Catherine, the Princess of Wales chose to wear an accessory with a special – and very sad – meaning when she visited Birmingham for World Mental Health Day on Tuesday.
The boldest element of Kate’s outfit on the day was a bright yellow LK Bennett jacket, but a delicate pair of earrings she wore on the day that told a darker story.
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The earrings were given to her by Maidenhead Rugby Club coach Sarah Renton, whose 17-year-old daughter Issy tragically took her own life earlier this year after a battle with depression.
The earrings were made in memory of Issy and given to the Princess of Wales when she visited Renton’s rugby club in June.
On that occasion, Kate promised she would wear the earrings – and on Tuesday she honoured that vow when she joined her husband William for a public engagement.
Kate and William were in Birmingham to host a forum for young people called Exploring Our Emotional Worlds, focusing on understanding emotions and building positive relationships with others.
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After giving Kate the earrings in June, Sarah Renton said understanding mental health was an “important issue”.
“My daughter Issy took her own life,” she said.
Catherine, Princess of Wales wearing earrings given to her by Sarah Renton, whose daughter tragically took her own life at 17. Credit: WPA Pool/Getty ImagesCatherine, Princess of Wales and William, Prince of Wales in Birmingham for World Mental Health Day. Credit: WPA Pool/Getty Images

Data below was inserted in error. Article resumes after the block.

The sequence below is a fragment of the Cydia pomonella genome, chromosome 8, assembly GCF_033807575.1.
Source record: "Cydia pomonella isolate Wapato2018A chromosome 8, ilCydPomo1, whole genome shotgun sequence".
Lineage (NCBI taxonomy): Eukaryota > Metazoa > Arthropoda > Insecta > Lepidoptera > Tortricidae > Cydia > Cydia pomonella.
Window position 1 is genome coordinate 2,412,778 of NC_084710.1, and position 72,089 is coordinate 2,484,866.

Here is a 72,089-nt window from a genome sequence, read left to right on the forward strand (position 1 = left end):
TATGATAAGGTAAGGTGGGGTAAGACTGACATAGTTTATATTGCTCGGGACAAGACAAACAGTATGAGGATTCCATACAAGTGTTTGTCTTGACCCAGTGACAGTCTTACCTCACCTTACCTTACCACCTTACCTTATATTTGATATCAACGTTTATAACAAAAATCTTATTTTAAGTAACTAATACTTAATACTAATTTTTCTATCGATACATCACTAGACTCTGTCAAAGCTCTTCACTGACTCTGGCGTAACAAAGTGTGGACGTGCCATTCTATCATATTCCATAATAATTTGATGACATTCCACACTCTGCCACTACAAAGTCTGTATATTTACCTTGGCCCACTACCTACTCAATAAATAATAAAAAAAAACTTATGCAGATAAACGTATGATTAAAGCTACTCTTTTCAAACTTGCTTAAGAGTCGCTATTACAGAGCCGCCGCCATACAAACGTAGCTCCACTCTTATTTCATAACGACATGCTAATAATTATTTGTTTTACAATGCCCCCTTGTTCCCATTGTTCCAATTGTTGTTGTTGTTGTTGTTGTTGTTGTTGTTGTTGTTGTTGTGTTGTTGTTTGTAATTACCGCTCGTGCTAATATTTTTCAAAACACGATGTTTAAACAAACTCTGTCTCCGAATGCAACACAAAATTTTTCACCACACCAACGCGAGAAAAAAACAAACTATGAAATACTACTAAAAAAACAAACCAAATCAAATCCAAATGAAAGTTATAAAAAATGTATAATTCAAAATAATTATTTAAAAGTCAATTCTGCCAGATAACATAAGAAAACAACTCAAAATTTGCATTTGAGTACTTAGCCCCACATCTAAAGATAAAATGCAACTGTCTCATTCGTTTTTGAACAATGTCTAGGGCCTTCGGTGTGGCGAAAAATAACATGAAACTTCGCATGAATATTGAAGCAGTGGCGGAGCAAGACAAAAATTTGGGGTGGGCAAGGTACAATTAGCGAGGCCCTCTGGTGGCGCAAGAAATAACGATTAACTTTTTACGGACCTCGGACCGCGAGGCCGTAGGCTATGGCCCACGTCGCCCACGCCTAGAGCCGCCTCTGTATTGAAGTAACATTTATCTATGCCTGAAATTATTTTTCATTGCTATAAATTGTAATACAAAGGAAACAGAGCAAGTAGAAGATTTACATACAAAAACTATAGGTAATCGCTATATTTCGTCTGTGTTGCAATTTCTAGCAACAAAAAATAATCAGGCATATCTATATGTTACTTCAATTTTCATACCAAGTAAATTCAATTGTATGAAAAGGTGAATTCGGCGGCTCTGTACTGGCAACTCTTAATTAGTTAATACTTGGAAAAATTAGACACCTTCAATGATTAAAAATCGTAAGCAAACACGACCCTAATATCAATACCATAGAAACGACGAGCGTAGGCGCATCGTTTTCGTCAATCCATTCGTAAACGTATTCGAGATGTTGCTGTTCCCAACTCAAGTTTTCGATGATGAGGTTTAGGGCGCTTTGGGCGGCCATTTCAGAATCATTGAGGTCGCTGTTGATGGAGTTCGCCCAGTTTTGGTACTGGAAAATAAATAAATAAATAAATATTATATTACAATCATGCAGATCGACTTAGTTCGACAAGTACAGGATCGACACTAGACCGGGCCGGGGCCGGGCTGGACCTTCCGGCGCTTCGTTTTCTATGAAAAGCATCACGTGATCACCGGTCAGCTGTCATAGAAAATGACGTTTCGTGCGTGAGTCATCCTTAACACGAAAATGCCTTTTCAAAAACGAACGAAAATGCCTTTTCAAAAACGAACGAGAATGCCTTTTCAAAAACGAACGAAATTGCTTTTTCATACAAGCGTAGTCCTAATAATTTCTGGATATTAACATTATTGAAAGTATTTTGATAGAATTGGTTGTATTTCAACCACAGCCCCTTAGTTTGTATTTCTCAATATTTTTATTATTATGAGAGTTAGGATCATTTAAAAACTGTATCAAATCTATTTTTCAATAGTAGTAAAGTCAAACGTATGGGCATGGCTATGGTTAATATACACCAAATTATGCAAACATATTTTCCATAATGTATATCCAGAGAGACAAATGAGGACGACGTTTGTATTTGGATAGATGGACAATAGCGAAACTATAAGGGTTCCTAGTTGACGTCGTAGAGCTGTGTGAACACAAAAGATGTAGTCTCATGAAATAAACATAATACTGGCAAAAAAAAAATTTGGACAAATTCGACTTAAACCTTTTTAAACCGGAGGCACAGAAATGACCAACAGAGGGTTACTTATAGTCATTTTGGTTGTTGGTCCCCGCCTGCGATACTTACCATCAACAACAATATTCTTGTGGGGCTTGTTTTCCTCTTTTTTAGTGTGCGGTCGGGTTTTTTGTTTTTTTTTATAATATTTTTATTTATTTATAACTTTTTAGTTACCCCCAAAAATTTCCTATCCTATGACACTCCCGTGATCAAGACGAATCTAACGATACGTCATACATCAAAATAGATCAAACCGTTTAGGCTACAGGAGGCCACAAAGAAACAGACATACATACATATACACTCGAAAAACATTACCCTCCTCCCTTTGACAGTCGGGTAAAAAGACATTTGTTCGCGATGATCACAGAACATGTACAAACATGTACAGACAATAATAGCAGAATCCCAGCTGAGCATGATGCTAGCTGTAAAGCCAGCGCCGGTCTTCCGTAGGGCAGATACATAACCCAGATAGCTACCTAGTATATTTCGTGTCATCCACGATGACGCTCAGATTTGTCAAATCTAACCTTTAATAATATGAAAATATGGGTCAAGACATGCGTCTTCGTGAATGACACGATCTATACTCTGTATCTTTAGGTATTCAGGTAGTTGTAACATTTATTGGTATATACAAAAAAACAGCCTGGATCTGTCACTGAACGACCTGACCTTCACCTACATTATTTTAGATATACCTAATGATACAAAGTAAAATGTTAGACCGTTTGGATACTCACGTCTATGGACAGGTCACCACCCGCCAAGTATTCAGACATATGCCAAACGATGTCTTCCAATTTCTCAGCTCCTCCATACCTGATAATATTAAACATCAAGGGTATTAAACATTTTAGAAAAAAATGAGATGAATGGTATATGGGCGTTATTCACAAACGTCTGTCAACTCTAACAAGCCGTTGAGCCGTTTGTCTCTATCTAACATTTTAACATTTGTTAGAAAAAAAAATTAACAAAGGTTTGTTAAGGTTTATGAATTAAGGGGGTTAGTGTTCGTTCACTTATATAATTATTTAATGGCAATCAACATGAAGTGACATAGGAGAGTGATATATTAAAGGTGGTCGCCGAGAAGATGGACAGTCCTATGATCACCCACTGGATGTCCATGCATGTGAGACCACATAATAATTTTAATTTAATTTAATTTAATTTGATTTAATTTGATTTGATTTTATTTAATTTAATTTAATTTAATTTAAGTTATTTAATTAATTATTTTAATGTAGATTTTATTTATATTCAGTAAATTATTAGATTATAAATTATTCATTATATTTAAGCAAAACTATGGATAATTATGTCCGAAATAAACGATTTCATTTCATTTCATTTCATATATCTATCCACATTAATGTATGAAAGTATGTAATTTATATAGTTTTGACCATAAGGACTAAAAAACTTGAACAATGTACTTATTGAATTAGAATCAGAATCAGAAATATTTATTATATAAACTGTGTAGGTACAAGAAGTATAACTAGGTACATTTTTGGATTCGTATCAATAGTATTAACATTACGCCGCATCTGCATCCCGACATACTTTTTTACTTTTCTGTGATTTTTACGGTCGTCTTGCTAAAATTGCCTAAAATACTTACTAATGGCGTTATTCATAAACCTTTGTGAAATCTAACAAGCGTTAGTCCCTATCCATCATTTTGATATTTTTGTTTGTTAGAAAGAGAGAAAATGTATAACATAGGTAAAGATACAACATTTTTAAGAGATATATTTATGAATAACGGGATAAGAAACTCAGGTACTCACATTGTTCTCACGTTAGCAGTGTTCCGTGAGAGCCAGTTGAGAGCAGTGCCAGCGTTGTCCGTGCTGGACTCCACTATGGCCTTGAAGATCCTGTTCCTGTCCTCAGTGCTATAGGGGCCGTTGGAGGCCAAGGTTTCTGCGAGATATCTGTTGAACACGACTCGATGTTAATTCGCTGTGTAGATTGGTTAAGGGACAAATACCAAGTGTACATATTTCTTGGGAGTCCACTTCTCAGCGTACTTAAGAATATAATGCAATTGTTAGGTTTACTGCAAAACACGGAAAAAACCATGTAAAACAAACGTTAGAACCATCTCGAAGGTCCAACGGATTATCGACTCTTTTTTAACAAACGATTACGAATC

“The proceeds from the earrings are going to a charity called Brave Minds, a mental health charity that supports children using the platforms of rugby clubs.
“Mental health is such an important issue.”
She went on to describe her daughter as “wonderful” and “a real breath of fresh air”.
“She had wonderful, wonderful friends, surrounded herself with the best people,” she said.
Kate and William were in Birmingham to host a forum for young people called Exploring Our Emotional Worlds. Credit: WPA Pool/Getty Images
“But she was also struggling with depression.
“Everything was harder than it was a supposed to be.
“We thought she was obviously doing better than she was.”
If you need help in a crisis, call Lifeline on 13 11 14. For further information about depression contact beyondblue on 1300224636 or talk to your GP, local health professional or someone you trust.
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